The woman’s understanding of the real job of law enforcement also says something about American religion. State policing is not only informed by racial but religious identification as well. The racial divisions about policing spill over into American Christianity. In his study of policing and American evangelicalism, religious historian Aaron Griffith highlighted a 2015 public poll that found majorities of white mainline Christians (73%) and white Catholics (71%) viewed the police killing of black people as isolated incidents and not as broader issues of structural racism. Similarly, white evangelicals also shared this sentiment of their white mainline Christian and white Catholic counterparts (73%). Two years later, a 2017 public poll highlighted how white American Christians consistently supported law enforcement and completely disregarded its significance in the maintenance of structural racism. Although a 2020 public poll reported that white mainline Christian and white Catholic numbers have declined regarding their stance on police killing of black people as isolated incidents, the rates are now 53% and 56% respectively, which is still high. Yet, the number of white evangelical Christians who support police and attitudes about police killings of blacks has remained consistent as it did in previous years of 2015 and 2017. Griffith notes that these contemporary white evangelical Christians have “maintain[ed] their historic support for law enforcement and skepticism of racial problems within the profession.” He argues that the “historic support” of law enforcement among white evangelical Christians underscores a stubborn theological perspective that police are representatives of “God’s [earthly] authority” and policing a divine ministry. To further highlight the co-constitutive nature of religion and race in America, it is no accident that the aforementioned theological framework of policing gained its fullest expression in the wake of the modern civil rights struggle, urban rebellions, and mobilization of a white Christian voting bloc.
The woman did not articulate her exact religious affiliation. Yet, her voice is clearly within the political and religious norm of American democracy. Thus, her sentiment about law enforcement reflects not only American democracy, but a white
The woman’s assertion reminds us that there is nothing new under the sun. History opens us up to the contingencies of life that spur change over time. History also affords us a chance to examine how the past informs present life. Thus, the woman’s criminalization of Black Lives Matter is a footnote to modern American history. Criminalization of blackness is as American as apple pie. She stated, “When Black Lives Matters [sic] say Blue Lives don’t/ We say you do.” Within her logic, the real work of the police (and law enforcement in general) is to destroy Black Lives Matter by criminalizing its quest for black freedom. To be sure, black freedom has always been perceived as a criminal threat to American (white) law and order. Late nineteenth- and twentieth-century American law enforcement and the broader public framed the quest for black freedom as black domination (e.g. American Reconstruction was framed as Negro rule) that entailed rape, miscegenation, murder, theft, laziness, and “foreign” communist conspiracy. The quest for black freedom has been imagined as un-American (and non-religious and/or immoral, too). White southern segregationists planted the seeds of a political strategy that associated civil rights with criminality. In the aftermath of the Civil Rights Bills of 1964 and 1965, the “Law and Order” trope also facilitated the criminalization of black freedom. During the 1968 presidential election, “law and order” was one of the central issues that mobilized a white Christian voting bloc. Both Richard Nixon’s and George Wallace’s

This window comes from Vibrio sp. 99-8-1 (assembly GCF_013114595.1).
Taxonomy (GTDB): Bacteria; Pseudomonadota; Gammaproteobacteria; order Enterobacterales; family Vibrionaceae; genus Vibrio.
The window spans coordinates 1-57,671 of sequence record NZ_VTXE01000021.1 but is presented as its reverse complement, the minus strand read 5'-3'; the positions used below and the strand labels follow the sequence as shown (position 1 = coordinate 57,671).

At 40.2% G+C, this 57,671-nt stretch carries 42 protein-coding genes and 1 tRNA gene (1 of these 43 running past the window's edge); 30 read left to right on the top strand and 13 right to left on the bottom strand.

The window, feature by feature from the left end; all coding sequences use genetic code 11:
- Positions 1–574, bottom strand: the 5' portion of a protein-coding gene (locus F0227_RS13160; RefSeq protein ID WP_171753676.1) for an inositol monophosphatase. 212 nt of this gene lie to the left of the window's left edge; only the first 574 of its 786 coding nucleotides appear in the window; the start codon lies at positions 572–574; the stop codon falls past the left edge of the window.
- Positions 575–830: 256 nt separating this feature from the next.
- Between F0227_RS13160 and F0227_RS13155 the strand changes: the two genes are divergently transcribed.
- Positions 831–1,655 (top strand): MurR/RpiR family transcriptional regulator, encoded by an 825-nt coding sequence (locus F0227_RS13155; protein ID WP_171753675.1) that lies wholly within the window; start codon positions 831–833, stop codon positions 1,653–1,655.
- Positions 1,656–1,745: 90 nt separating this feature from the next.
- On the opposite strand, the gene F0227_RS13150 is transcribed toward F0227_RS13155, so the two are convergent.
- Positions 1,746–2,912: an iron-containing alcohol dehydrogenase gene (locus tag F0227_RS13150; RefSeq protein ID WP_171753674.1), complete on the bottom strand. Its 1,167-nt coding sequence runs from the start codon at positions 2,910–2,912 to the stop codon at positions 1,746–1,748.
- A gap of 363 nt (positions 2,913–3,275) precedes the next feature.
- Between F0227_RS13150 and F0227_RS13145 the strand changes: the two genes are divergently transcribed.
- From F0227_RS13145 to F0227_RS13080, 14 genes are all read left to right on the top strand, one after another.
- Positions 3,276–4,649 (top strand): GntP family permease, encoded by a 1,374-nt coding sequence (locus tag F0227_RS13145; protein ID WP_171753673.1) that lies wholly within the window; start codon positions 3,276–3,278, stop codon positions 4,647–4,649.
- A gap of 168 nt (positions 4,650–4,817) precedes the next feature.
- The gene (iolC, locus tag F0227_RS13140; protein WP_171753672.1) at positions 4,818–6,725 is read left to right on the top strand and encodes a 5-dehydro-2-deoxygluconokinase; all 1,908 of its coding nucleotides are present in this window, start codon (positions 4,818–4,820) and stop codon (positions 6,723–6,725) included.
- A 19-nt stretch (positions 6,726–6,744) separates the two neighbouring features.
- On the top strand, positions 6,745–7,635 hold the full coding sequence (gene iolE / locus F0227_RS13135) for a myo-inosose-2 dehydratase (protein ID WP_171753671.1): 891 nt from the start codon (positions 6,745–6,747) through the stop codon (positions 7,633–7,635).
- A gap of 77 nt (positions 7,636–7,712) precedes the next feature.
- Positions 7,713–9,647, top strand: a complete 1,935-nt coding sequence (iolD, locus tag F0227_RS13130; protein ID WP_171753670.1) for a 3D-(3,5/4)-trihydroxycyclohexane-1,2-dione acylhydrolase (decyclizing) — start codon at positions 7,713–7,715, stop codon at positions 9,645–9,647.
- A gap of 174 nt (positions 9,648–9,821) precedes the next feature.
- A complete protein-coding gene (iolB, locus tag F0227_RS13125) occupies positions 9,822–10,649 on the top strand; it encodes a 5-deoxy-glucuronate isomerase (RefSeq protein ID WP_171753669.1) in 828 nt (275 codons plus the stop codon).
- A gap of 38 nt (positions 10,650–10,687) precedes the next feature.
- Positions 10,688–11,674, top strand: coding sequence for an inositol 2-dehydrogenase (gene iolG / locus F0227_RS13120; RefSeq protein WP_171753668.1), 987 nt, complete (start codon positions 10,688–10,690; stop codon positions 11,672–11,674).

discourse of law and order associated racial unrest (“race-riots” in urban cities caused by police brutality and violence) “civil rights, and street crime.” Amy Lerman and Velsa Weaver assert, “[Nixon and Wallace] blamed crime and violence on liberal court decisions that 'handcuffed the police,' racial agitators stirring up violence, and political leaders who cared more for giving civil rights than protecting the silent majority…” In fact, Nixon made the protection against domestic crime the “first civil right.” No doubt, Ronald Reagan (stemming from his days as Governor of California, when he cracked down on the Black Power movement) and subsequently, George Bush followed the law and order strategy. We should not lose sight of the fact that postwar Christian evangelical leaders (e.g., Billy Graham) and organizations (e.g., Fellowship of Christian Policemen) also contributed to the political discourse of law and order in state governance and validated law enforcement’s war on collective struggles against white supremacy. Yet, we should not let liberal democrats off the hook. Historian Elizabeth Hinton reminds us that the Civil Rights and subsequent War on Poverty and Crime Laws emerged simultaneously. For instance, John F. Kennedy’s anti-delinquency programs and Lyndon Johnson’s Law Enforcement Assistance Act underscored how the acceleration of policing, criminalizing, and incarceration of blacks coincided with Civil Rights and welfare expansion. The history of mainstream politics (as continued in Bill Clinton’s criticism of Stokely Carmichael and Black Power movement at John Lewis’s funeral) created conditions of possibility for the woman’s discrediting of the Black Lives Matter movement by misrepresenting it as a criminal and anti-police movement that threatens American democracy.